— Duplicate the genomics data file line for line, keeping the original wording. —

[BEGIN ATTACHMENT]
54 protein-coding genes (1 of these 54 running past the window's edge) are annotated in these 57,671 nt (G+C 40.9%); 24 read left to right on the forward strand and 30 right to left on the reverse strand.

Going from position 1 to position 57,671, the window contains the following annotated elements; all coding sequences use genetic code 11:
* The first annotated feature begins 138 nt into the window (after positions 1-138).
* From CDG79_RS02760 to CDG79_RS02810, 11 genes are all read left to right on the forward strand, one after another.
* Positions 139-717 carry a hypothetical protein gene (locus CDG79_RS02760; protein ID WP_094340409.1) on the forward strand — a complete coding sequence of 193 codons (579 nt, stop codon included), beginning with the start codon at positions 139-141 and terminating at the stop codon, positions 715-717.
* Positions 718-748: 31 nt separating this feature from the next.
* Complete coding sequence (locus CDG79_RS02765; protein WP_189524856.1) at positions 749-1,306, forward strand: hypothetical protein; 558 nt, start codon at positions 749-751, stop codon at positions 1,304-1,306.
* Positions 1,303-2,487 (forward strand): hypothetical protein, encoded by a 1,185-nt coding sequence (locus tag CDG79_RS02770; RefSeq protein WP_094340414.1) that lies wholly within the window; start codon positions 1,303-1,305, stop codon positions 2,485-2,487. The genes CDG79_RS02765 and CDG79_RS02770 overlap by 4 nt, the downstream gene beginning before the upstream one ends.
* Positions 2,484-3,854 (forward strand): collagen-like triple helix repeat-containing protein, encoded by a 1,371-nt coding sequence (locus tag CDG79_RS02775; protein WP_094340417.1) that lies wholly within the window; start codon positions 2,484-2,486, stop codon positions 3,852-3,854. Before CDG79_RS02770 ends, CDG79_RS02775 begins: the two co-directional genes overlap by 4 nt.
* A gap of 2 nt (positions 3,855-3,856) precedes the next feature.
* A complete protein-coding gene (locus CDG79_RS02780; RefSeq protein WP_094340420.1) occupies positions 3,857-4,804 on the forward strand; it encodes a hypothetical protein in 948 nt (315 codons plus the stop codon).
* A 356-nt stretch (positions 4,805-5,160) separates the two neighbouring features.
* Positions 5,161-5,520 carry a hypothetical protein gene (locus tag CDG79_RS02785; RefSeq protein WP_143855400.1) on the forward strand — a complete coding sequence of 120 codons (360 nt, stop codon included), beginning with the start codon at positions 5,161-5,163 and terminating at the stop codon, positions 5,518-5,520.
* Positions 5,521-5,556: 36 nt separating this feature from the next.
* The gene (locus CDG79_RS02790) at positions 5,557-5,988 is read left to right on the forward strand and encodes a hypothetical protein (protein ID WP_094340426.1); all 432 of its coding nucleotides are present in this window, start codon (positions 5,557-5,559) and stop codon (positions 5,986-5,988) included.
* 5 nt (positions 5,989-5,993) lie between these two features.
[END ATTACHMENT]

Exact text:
54 protein-coding genes (1 of these 54 running past the window's edge) are annotated in these 57,671 nt (G+C 40.9%); 24 read left to right on the forward strand and 30 right to left on the reverse strand.

Going from position 1 to position 57,671, the window contains the following annotated elements; all coding sequences use genetic code 11:
* The first annotated feature begins 138 nt into the window (after positions 1-138).
* From CDG79_RS02760 to CDG79_RS02810, 11 genes are all read left to right on the forward strand, one after another.
* Positions 139-717 carry a hypothetical protein gene (locus CDG79_RS02760; protein ID WP_094340409.1) on the forward strand — a complete coding sequence of 193 codons (579 nt, stop codon included), beginning with the start codon at positions 139-141 and terminating at the stop codon, positions 715-717.
* Positions 718-748: 31 nt separating this feature from the next.
* Complete coding sequence (locus CDG79_RS02765; protein WP_189524856.1) at positions 749-1,306, forward strand: hypothetical protein; 558 nt, start codon at positions 749-751, stop codon at positions 1,304-1,306.
* Positions 1,303-2,487 (forward strand): hypothetical protein, encoded by a 1,185-nt coding sequence (locus tag CDG79_RS02770; RefSeq protein WP_094340414.1) that lies wholly within the window; start codon positions 1,303-1,305, stop codon positions 2,485-2,487. The genes CDG79_RS02765 and CDG79_RS02770 overlap by 4 nt, the downstream gene beginning before the upstream one ends.
* Positions 2,484-3,854 (forward strand): collagen-like triple helix repeat-containing protein, encoded by a 1,371-nt coding sequence (locus tag CDG79_RS02775; protein WP_094340417.1) that lies wholly within the window; start codon positions 2,484-2,486, stop codon positions 3,852-3,854. Before CDG79_RS02770 ends, CDG79_RS02775 begins: the two co-directional genes overlap by 4 nt.
* A gap of 2 nt (positions 3,855-3,856) precedes the next feature.
* A complete protein-coding gene (locus CDG79_RS02780; RefSeq protein WP_094340420.1) occupies positions 3,857-4,804 on the forward strand; it encodes a hypothetical protein in 948 nt (315 codons plus the stop codon).
* A 356-nt stretch (positions 4,805-5,160) separates the two neighbouring features.
* Positions 5,161-5,520 carry a hypothetical protein gene (locus tag CDG79_RS02785; RefSeq protein WP_143855400.1) on the forward strand — a complete coding sequence of 120 codons (360 nt, stop codon included), beginning with the start codon at positions 5,161-5,163 and terminating at the stop codon, positions 5,518-5,520.
* Positions 5,521-5,556: 36 nt separating this feature from the next.
* The gene (locus CDG79_RS02790) at positions 5,557-5,988 is read left to right on the forward strand and encodes a hypothetical protein (protein ID WP_094340426.1); all 432 of its coding nucleotides are present in this window, start codon (positions 5,557-5,559) and stop codon (positions 5,986-5,988) included.
* 5 nt (positions 5,989-5,993) lie between these two features.